The so-called Grampian-type condition requiring the provision of a visibility splay on land outside the applicant's control before occupation of the proposed house would not have helped much and arguably might have created a worse tangle than the one that exists. A true Grampian-style condition would, of course, prevent a start on development until the splay has been provided. In this case, the condition would have allowed the house to be built but would not have secured provision of the splay, leaving vacant property served by an unsafe access.
Outline planning permission is sought for a dwelling. The Roads Authority is seeking visibility splays which would cut across land outside the site but on land owned by the applicant. However, the planning authority is concerned that a condition requiring these would be unenforceable if the ultimate developer is not the applicant or a person with control over the land for the splay, as any such enforcement action would be punitive. What are your views?
Similar queries have been raised in recent issues and I understand the authority’s concern. It seems to me that there are two ways round this problem. My preferred route would be to consider whether the application site could be enlarged to include the splay without materially affecting the character of the proposed development. The alternative would be for the planning authority to word the condition negatively, in the Grampian-style, thus preventing development until the splay has been provided.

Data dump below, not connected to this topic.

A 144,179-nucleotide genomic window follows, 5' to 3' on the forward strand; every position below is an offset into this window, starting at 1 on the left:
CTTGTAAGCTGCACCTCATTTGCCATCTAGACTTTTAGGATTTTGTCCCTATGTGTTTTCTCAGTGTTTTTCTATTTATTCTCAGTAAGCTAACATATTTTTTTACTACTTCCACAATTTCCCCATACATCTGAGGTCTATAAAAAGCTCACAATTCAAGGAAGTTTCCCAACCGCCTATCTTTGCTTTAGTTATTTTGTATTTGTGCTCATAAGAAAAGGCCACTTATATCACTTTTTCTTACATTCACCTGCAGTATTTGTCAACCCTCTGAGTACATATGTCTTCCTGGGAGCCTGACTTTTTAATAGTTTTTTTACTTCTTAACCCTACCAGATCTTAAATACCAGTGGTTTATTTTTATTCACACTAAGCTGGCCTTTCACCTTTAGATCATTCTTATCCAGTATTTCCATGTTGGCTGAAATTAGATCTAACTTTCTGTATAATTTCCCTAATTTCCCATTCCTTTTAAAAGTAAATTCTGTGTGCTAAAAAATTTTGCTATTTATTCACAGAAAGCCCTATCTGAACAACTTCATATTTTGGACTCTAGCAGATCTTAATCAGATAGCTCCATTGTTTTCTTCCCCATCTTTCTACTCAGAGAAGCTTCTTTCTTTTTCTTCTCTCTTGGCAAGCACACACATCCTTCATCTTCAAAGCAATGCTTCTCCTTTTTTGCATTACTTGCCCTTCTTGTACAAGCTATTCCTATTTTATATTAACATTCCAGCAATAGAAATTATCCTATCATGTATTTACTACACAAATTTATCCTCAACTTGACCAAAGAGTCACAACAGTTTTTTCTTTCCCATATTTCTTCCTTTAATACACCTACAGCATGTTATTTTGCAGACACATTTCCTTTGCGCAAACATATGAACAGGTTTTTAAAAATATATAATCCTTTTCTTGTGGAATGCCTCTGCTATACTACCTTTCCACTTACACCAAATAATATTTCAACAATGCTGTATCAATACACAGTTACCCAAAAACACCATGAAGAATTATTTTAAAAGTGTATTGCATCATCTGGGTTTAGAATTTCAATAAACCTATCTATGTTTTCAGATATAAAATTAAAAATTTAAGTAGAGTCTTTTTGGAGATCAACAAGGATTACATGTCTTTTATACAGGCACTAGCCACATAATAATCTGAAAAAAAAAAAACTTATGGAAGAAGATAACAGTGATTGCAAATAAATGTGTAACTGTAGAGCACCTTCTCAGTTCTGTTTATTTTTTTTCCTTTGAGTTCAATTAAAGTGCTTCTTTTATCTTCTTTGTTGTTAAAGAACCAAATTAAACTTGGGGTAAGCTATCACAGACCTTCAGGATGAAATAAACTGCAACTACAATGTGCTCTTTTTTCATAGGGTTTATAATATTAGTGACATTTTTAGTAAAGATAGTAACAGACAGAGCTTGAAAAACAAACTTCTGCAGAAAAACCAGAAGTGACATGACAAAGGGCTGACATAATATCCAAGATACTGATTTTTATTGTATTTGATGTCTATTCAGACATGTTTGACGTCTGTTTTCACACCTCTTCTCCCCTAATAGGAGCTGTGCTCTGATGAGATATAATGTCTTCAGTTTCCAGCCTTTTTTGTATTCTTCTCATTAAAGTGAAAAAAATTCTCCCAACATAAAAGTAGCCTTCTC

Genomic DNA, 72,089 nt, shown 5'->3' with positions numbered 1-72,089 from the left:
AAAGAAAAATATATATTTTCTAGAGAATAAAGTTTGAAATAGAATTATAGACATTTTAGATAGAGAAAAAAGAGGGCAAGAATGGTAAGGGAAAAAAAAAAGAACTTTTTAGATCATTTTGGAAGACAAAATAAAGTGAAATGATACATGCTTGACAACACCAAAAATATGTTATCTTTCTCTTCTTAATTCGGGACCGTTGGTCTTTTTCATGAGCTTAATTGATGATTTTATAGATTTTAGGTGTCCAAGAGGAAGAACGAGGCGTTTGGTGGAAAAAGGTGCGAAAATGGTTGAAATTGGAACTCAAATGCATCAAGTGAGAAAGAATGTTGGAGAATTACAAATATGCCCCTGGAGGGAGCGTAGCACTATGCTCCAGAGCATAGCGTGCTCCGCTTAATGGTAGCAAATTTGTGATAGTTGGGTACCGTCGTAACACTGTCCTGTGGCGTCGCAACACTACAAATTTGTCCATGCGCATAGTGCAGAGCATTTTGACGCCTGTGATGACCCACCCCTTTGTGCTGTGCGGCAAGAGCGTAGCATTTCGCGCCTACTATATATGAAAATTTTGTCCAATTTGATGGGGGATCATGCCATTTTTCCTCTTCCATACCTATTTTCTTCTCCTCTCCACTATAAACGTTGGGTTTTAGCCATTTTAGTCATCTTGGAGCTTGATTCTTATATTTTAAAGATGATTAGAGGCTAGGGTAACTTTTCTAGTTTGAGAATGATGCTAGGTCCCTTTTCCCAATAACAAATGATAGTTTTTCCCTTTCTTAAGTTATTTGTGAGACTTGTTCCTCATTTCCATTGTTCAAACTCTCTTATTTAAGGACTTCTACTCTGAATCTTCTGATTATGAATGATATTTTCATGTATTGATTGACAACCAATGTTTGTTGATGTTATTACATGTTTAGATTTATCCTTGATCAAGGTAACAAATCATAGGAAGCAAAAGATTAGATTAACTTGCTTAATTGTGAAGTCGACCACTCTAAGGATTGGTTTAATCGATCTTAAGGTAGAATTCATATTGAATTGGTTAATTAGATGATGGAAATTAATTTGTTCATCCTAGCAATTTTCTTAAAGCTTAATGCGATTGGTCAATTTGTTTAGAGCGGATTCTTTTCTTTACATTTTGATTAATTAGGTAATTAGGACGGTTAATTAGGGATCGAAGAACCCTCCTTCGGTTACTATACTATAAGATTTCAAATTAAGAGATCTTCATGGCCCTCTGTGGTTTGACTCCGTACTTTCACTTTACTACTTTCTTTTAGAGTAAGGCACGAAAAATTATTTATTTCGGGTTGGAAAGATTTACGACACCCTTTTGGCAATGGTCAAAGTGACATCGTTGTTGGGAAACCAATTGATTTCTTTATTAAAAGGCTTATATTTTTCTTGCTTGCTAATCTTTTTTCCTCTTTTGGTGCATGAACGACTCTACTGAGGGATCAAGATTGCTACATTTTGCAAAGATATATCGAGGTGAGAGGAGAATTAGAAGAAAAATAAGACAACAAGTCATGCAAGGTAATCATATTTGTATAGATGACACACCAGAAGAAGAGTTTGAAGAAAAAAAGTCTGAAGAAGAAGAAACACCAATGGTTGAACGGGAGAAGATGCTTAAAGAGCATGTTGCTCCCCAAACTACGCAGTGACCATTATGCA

A local shopkeeper regularly parks one or two cars on the public highway near his premises, which are offered for sale. Apart from reducing the limited on-street parking available for visitors to the area, is this a breach of planning control?
The use of a public highway for the sale of cars is likely to be an offence under the Highways Act for which the perpetrator may be prosecuted. Although a material change of use will have occurred if the same part of the public highway is used consistently for car sales, taking effective planning enforcement action will be difficult if the use is a transitory one. Cars might be parked and sold from differing parts of the highway at varying times, making it impossible to formulate a firm allegation of a breach in planning control. In any event, it might not be considered appropriate to use planning powers in these circumstances, as any enforcement notice would need to be served on the relevant highway authority. This could be the same body as the planning authority.